Whitewater Wednesday: Leadership learned on the river.

“I prefer to learn the hard way.”


I rarely learn from other people’s mistakes, and as a leader learning from mistakes is key to education and leadership development. One leadership lesson all good leaders must learn is knowing when to make the correct decision, even when it’s not a popular decision.

I am not sure of the statute of limitations on offences committed in the state of Maine so all the names of this theoretical example have been changed to protect…..everyone.

Fireworks are illegal in the State of Maine.

The State of Maine is unmatched in beauty and wilderness. Nearly 80% of the land is owned by the State or logging companies, so there is little development and much of the state is covered in lush dense forests. To protect the land and wildlife from what would otherwise be devastating fires, understandably Maine has outlawed the use of a great bastion of celebration, fireworks. At least that was the case in the mid 90’s.

So when one of our weekend warrior guides, whom we will simply call “Gary”, drives up from out of state on the 4th of July weekend and arrives with a trunk full of firework contraband, the correct decision would be to inform “Gary” of the dangers and legality of setting off fireworks in the State of Maine and instruct him to leave them in the trunk of the car. This would not have been the popular decision, but it was the correct decision. Mistake #1.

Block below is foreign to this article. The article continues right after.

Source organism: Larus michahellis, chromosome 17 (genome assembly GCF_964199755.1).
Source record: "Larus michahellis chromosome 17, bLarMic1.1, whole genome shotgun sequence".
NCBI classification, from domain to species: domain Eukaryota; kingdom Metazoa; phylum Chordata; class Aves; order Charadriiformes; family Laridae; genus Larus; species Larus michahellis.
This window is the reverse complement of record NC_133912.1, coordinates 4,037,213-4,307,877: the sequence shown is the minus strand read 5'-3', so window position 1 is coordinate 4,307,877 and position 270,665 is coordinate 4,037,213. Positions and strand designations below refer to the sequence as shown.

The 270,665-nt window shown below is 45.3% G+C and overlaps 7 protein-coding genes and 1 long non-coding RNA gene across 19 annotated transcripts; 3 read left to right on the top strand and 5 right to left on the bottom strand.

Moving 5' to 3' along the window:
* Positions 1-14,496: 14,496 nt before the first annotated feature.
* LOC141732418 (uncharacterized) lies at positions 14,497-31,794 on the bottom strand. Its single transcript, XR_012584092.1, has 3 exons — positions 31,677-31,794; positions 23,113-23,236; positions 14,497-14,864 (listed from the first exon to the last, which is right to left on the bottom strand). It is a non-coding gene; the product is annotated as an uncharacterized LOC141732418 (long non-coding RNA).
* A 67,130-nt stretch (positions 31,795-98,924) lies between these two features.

So as we “a group of guides” headed down to the chosen secret spot, the last left just before the The Forks bridge, down to the end of the ballfield and the last camp spot amongst the trees along the river. Chosen cause the leafy trees provided adequate cover from pesky park rangers and game wardens, while the banks of the river at low flow was the perfect spot to allegedly launch a few modest fire balls into the night sky. Just before heading to this unknowable location, an idea was floated to the van full excited participants. Because safety is always a priority for Registered Maine Guides, in July proper hydration should be maintained, So I suggested a cooler we’ll refer to as “Barndance” to protect the brand name, should be filled with Sport Drinks and bottled water. However, there was a strong group of dissenters, led by of course “Gary”, “David”, “Jeffery” and probably a trouble maker we will refer to as “Christopher.” They felt that “Barndance” should be filled with an inexpensive fermented drink known in some cultures as cerveza or birra. The correct decision would be to inform this unruly mob that, although it was quite chilly out and pouring with rain, a beverage of that nature would not quench the insatiable thirst that setting off fireworks conjures. This would not have been a popular decision but it would have been the correct decision. Mistake #2.